Quadratic Relations

Math and Success add up!

Section 1: Parabolas and Vertex Form

Vertex- The vertex of a parabola is the point where the parabola crosses its axis. Always located halfway between the zeroes.

Optimal Value- The y-intercept of the vertex points< can be either maximum or minimum.

Axis of Symmetry- Goes through the vertex and is located at the x-intercept of the vertex.

Zeroes- Wherever the parabola hits the x-axis.

Y-intercept- Wherever the parabola hits the y-axis.

- The parabola can open upwards or downwards.


Vertex Form - y = a(x-h)² + k

- When the equation is in vertex form the vertex is always the negative reciprocal of (h, k) making this the easiest equation to find the vertex of the parabola.

Transformations with Vertex Form

Terminology:

- Stretch, Compress, Reflect (Flip).


Vertical Shift: The Vertical Shift is dependent on the "K" Value. As the "K" Value is one or higher, the parabola will move up. As the "K" Value is negative one or lower than negative one, the parabola will move down.


Horizontal Shift: The Horizontal is dependent on the "-H". When you write your equation, and when the "H" is positive, you move your parabola left when graphing, when your "H" is negative, you will move your parabola to the right.


Vertical Strech: The Vertical Stretch is dependent on the "A" Value. When the "A" Value is a fraction then that means parabola will become wider (stretch). When the "A" Value is a number that is one or higher, it will become thinner (compressed).

Step Patterns:

Basic Step Pattern - Over 1 Up 1, Over 2 up 4

This is a means to achieve where the points on the parabola lie on the graph starting from the vertex on both sides.

When a number is substituted for "a" and it is either stretched or compressed you will multiply it by the second step of both and then if it is positive it will be going up by that number and if it is negative it will be going down by that number.

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Quick Way of Graphing a Quadratic Function in Vertex Form

Finding Equations with Vertex Form

This is the basic example on how to find an equation with vertex form.
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Section 2: Factored Form y=(x-r)(x-s)

X-Intercepts - Points at which the parabola touches the x-axis. There can either be zero, one, or two. They are the negative reciprocals of r and s.
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Finding the Vertex with Factored Form

Axis of Symmetry - The x co-ordinate of the vertex.

To find the axis of symmetry you must find the zeroes, add them and then divide them by 2 to find the axis of symmetry.

e.g.

(X+2) (X+4)

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X+2=0 X+4=0

X=-2 X=-4

(R+S)÷2

(-2+(-4))÷2

-6÷2

=-3


You then insert that value into your equation to find the optimal value.

X=-3

(X+2)(X+4)

([-3]+2)([-3]+4)

(-1)(1)

=1

Types of Factoring

Common Factoring - You find the greatest common factor and divide it you of the equation to common factor.

e.g. 6x+12

6(x+2)


Factoring By Grouping - A factoring problem with four terms often is a grouping problem. The method is to factor in two stages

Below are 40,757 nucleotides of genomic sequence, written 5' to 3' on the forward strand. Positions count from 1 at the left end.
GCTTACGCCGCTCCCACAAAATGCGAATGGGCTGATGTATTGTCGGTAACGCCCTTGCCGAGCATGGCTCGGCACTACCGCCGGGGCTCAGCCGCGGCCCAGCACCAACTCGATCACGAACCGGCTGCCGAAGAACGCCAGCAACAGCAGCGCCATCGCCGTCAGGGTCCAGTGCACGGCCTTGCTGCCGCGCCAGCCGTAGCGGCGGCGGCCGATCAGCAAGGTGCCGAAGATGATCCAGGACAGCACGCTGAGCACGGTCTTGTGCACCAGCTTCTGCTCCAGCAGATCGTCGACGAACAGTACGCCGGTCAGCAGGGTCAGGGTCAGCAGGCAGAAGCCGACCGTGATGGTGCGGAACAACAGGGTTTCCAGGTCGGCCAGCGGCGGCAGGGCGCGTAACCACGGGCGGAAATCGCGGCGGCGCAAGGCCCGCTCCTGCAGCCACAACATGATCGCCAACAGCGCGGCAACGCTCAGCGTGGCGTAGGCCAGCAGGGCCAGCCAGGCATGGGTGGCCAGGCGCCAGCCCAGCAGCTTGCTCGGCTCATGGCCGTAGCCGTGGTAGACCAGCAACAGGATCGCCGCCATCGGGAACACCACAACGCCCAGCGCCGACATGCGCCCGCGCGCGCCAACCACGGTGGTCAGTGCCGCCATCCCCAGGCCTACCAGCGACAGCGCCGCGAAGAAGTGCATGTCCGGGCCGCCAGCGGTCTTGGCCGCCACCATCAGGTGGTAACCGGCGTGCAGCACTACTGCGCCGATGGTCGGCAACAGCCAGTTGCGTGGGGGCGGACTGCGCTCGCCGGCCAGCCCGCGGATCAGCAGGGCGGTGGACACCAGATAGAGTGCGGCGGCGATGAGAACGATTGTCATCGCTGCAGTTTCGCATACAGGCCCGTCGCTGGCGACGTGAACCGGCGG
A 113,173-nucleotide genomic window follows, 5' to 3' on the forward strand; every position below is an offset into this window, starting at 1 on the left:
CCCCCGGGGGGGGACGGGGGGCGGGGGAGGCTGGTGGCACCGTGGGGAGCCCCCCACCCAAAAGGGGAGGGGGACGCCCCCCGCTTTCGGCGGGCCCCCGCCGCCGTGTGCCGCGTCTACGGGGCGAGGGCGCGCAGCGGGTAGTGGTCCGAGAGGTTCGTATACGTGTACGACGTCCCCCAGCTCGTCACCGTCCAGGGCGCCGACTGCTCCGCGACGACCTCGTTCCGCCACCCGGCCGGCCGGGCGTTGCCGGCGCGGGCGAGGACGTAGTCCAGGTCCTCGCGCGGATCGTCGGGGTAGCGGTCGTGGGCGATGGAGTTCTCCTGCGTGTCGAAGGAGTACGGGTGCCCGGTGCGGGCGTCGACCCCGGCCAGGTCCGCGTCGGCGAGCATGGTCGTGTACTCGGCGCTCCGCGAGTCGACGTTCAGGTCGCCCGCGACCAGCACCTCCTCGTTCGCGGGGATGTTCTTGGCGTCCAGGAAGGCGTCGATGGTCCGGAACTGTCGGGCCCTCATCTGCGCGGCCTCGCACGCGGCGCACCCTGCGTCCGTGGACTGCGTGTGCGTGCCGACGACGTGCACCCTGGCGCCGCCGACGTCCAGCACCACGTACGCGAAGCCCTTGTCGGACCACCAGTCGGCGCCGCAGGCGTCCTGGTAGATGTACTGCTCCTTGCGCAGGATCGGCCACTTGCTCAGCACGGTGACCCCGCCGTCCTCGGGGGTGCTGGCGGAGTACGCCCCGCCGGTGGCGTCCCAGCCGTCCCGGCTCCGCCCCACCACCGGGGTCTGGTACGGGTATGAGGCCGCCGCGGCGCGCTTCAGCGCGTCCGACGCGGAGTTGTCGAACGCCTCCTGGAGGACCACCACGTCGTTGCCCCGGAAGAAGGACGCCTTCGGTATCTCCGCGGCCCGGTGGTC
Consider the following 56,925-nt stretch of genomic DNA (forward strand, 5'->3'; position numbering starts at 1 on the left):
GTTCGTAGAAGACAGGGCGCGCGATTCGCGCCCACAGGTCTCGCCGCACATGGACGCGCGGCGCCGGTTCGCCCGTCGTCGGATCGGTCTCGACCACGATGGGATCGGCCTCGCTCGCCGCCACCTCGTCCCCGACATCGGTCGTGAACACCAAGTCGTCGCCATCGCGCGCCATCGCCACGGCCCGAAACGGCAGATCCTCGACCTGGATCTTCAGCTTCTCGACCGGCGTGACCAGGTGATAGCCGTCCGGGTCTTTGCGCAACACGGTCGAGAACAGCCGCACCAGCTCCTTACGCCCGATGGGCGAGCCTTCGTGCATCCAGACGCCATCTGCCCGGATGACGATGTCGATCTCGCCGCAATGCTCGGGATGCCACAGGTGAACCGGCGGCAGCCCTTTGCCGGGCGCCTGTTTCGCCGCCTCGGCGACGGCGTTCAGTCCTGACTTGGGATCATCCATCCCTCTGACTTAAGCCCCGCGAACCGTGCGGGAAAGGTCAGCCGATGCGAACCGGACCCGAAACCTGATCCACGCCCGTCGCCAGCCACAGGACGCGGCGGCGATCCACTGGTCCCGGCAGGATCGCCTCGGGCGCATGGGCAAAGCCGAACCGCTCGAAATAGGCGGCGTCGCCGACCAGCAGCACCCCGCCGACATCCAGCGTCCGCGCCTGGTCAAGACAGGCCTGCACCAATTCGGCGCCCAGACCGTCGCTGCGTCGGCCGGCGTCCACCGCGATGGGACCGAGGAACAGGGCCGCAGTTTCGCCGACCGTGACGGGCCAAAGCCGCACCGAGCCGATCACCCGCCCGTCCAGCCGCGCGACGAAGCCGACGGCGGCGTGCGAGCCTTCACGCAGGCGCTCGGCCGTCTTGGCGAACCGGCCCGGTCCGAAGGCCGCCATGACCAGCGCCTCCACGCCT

e.g. 6x+2x + 4y+3y

8x+7y


Simple Trinomials - You look for two values that add to bx and multiply to c.

e.g. x^2+9x+20

(x+5)(x+4)


Complex Trinomials - A trinomial of form ax^2+bx+c can be factored by finding factors of the product ac that sum to b. *List the factors and insert them to r and s in factored form, multiply the inner and then outer terms and add them to find b.

e.g. 2x^2+11x+15

(2X+ ) (X+ )

5 3

3 5

(2x+5)(x+3)


Special Factoring

Perfect Square - If a and c are squared integers, the trinomial can be a perfect square
9a^2-30a+25

- (3a)^2

- 5^2

If both are multiplied by 2 in an expression they must add up to b

- 2(3a)(5) = 30a

*Use the first sign in the expression to what sign to use in your answer.

(3a-5)^2


Difference in Squares - The difference of two squares is a squared (multiplied by itself) number subtracted from another squared number.

e.g. (x+4)(x-4)

x^2-16

Changing from Factored Form to Standard Form

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Section 3: Standard Form Ax^2+Bx+C

Completing the Square - This is a process in which you convert Standard Form to Vertex Form.

The Steps In Order

1. Group the X terms

2. Divide the coefficient of the middle term by 2, square it, then add and subtract it inside the brackets.

3. Remove the subtracted term from the brackets.

4. Factor the brackets into a perfect square and simplify the outside.

Example

y= x^2-6x+4

y=(x^2-6x)+4

y=(x^2-6x+9)-9+4

y=(x+3)^2-5

Quadratic Formula

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It is used when trying to determine the x-intercepts when in Standard Form (Solving)

Once all variables are substituted you would solve like this -

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Optimal Value

When trying to find the optimal value you would find the equation through this process.

y=4x+8y+24

y=4(0)+8y+24

y=8y+24

y=8+24

y=32

Reflection

All three of these quadratic equations are not separate units rather they are on big unit since all three are either connected or similar in some way. When learning quadratics you should always remember that you can change the equation to another in some form or way when trying to answer different problems